GUSMANO: First of all, there wasn’t even an idea of making a documentary. I wanted to do a little short film about a ride, the ride, because everybody’s talking about the ride. So I talked to Doc and said, “Can we organize a ride?” and he agreed "Sure no problem." Kurt and I, a month before the shoot, we scouted the route. While scouting it all, we went down to Nickerson Gardens Housing Project with Pee-Wee, who is huge, and a friend of Pee-Wee who was a gangster guy, a big motherfucker too you know, like a very dangerous guy.
KURT: Yeah, everything was like—anything you guys say.
GUSMANO: Pee Wee had a brand new Mercedes, beautiful car; we drive through the housing project, the friend gets out of the car and whistles and two guys came down the wall, out of the blue, said, “Yes sir, what can I do for you?” And the guy said, “Well, these guys here are going to come over and take some shots. They’re doing a documentary on the Chosen Few. They want to put a camera here, camera there." One of the project guys says, "Anybody gives you any problems you come and talk to me." We just said thank you, you know what I mean? You can feel the energy. OK, boom. Next day we went, we shot there—
KURT: No problems.
GUSMANO: No problems at all.
KURT: Like, the cops just followed us through there, and they were like, what are you guys doing?
GUSMANO: Yeah. But even the cops didn’t do nothing to us. We were all over the fucking place. Downtown LA, can you imagine? On 2nd street, going around to 3rd Street, going around again to 2nd Street—
KURT: Yeah, we did like 3 loops.
GUSMANO: The cops were going what the fuck? Hundreds of bikers! And the cops would go by, saying hello to us like—"Hey, hi! I love you, too dude!" It was great.
KURT: I thought, for sure, we were going to get shut down, at any point throughout the day.
GUSMANO: Yeah. But we didn’t. It was fucking amazing.
KURT: Yeah, it was pretty crazy. It’s been a really good experience, for sure. We got really lucky in that we could capture the whole thing really well too, because we had a lot of great sound guys and camera operators—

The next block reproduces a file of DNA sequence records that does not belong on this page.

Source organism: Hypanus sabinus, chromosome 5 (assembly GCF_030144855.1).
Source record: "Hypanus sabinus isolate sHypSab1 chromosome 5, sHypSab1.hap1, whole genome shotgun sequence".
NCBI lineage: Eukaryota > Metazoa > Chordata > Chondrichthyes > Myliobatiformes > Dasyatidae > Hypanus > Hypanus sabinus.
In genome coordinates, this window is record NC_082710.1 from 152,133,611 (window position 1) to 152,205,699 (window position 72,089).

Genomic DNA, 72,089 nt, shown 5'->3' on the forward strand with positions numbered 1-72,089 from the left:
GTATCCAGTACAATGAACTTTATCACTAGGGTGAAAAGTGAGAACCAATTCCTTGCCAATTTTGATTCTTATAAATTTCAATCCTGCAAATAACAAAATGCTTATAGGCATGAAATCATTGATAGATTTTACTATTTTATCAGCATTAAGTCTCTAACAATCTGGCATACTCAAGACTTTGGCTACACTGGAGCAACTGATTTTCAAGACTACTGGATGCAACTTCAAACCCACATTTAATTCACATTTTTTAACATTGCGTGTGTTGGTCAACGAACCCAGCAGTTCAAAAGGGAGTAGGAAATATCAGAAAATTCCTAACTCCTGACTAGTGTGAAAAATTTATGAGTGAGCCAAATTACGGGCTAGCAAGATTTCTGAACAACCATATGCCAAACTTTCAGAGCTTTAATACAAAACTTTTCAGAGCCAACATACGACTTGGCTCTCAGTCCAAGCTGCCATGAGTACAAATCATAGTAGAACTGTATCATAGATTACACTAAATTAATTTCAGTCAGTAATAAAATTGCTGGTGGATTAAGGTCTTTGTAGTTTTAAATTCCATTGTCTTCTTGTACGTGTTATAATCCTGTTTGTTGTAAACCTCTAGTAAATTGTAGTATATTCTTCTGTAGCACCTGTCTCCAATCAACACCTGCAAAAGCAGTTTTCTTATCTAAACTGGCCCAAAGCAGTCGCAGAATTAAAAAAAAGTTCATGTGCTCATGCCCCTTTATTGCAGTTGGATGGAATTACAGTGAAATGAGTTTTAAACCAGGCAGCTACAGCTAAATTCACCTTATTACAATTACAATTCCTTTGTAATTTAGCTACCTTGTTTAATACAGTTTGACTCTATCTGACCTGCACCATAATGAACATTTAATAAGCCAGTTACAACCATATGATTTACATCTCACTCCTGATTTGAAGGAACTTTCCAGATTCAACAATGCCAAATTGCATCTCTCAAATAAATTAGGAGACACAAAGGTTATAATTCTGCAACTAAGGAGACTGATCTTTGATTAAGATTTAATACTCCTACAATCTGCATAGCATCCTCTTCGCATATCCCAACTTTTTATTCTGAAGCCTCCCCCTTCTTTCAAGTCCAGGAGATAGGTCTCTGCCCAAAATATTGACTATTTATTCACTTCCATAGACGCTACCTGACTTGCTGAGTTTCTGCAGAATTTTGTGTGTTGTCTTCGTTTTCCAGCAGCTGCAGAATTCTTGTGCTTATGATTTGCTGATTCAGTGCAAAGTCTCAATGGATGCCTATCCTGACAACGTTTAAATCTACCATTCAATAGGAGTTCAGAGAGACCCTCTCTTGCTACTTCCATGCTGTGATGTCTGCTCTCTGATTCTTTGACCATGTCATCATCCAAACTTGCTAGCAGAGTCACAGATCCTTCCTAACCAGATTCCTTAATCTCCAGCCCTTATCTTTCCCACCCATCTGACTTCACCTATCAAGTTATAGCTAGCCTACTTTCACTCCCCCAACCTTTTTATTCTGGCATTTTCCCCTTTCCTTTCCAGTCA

GUSMANO: We work in film, so all our friends from the film industry, they came with the camera and they say, “Oh sure, I’ll help you.” The day of the ride, we had—how many? Ten, twelve camera guys? Yeah. It was amazing. Like, all over the place with cameras.
ANIMALS: And you had a fucking cop helicopter?
GUSMANO: A friend of mine is a police helicopter pilot he’s asking me, “What are you doing?” “I’m working on the Chosen Few.” He goes, “Great. Great,” just like that. And I said, “Well, you think I can like do some shots from the helicopter?” He goes, “Yeah, but we got to do it on Sunday, because all our bosses aren’t around on Sunday, so we can do it. I’ll get you up.” OK. So he got me up, I got the camera guy and me on the helicopter, and we were up from 3 hours and we only shot our sequence 15 minutes and then he got a call—there was a robbery in progress, and then there was a guy on the freeway running away from the cops.
ANIMALS: You spent the whole day chasing criminals?
KURT: I was on the ground and—
KURT: I was sitting at the clubhouse with the guys and we were looking in the sky, and all of a sudden we see the helicopter and we’re like, “We gotta go! We gotta go!” And everybody got on their bikes and—
GUSMANO: And in the helicopter I said, “Turn on the lights so they know we are there for them,” and he turned on the light and bikers were there and then we started running around following. It was on a Sunday night, and we were going through South Central neighborhood, there was hardly anybody on the street. It was great because we’re getting all the shadow from the light on the helicopter, moving things, and coming through the fence
KURT: That was—that was, for me, that was probably the funnest night.